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Light in a Neolithic dwelling: Building 1 at Koutroulou Magoula (Greece)

Published online by Cambridge University Press:  09 October 2015

Constantinos Papadopoulos
Affiliation:
An Foras Feasa, Maynooth University, Iontas Building, North Campus, Maynooth, County Kildare, Ireland (Email: konstantinos.papadopoulos@nuim.ie)
Yannis Hamilakis
Affiliation:
Faculty of Humanities, University of Southampton, Avenue Campus, Highfield, Southampton SO17 1BF, UK (Email: y.hamilakis@soton.ac.uk)
Nina Kyparissi-Apostolika
Affiliation:
Honorary Ephor of Antiquities, Ephorate of Palaeoanthropology and Speleology of Southern Greece, 34B Ardittou Street, 11 636 Athens, Greece (Email: nkyparissi@hotmail.com)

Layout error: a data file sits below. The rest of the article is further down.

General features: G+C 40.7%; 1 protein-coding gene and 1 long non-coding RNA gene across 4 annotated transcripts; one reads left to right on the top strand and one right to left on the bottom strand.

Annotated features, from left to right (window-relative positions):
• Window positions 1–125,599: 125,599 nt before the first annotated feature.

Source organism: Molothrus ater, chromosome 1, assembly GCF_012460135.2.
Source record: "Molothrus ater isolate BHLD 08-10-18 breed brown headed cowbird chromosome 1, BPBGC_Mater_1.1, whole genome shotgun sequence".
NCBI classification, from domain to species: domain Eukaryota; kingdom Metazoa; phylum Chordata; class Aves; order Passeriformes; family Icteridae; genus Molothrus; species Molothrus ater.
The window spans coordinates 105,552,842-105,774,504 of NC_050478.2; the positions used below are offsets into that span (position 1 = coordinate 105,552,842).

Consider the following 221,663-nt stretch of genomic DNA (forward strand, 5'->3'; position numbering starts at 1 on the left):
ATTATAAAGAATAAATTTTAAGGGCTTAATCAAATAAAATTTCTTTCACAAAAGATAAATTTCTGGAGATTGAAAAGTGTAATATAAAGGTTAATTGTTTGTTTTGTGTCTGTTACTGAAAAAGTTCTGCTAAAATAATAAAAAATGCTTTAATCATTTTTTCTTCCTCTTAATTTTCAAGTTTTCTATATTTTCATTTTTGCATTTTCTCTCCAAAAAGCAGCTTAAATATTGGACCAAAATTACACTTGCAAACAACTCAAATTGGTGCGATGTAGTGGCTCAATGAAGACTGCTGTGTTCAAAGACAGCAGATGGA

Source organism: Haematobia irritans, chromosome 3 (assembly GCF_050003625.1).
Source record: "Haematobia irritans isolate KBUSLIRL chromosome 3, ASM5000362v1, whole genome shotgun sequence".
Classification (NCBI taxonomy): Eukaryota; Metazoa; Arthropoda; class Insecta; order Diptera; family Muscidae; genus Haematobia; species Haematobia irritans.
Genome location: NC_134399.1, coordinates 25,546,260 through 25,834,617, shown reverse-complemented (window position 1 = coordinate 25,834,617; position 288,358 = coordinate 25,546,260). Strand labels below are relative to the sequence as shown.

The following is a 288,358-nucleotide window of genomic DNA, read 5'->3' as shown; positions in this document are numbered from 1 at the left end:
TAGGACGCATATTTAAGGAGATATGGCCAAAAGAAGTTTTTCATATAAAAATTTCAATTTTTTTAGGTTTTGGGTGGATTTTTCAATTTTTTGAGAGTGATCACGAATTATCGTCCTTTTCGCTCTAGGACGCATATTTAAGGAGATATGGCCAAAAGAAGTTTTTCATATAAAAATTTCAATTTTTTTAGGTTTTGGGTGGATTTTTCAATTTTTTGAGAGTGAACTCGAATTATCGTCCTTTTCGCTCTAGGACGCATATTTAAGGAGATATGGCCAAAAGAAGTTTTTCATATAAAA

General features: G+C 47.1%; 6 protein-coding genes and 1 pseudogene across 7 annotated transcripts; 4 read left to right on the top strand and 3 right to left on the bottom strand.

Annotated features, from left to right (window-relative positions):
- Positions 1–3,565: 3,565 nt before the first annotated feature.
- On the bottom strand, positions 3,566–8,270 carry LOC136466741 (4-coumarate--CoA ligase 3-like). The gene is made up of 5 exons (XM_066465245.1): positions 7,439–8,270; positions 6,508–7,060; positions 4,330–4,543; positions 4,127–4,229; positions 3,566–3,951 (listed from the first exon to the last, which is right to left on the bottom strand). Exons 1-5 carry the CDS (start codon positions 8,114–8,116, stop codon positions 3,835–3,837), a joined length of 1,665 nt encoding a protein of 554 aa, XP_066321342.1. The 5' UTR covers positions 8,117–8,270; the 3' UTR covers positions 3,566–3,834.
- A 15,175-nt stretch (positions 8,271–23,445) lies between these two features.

Abstract

Light has been considered in various archaeological contexts from the Bronze Age to post-Classical periods, but largely in association with religion and ritual. The importance of light in the daily routines of a Neolithic dwelling is the context for this investigation, which employs 3D computer visualisation to test light levels in a variety of different architectural structures and weather conditions. The results reveal how opportunities for using domestic space for specific tasks changed at particular times of day. Light may have operated not simply in a functional sense but also to divide domestic space and provide a distinction between public and private areas.

Type
Research
Information
Antiquity , Volume 89 , Issue 347 , October 2015 , pp. 1034 - 1050
Copyright
Copyright © Antiquity Publications Ltd, 2015 

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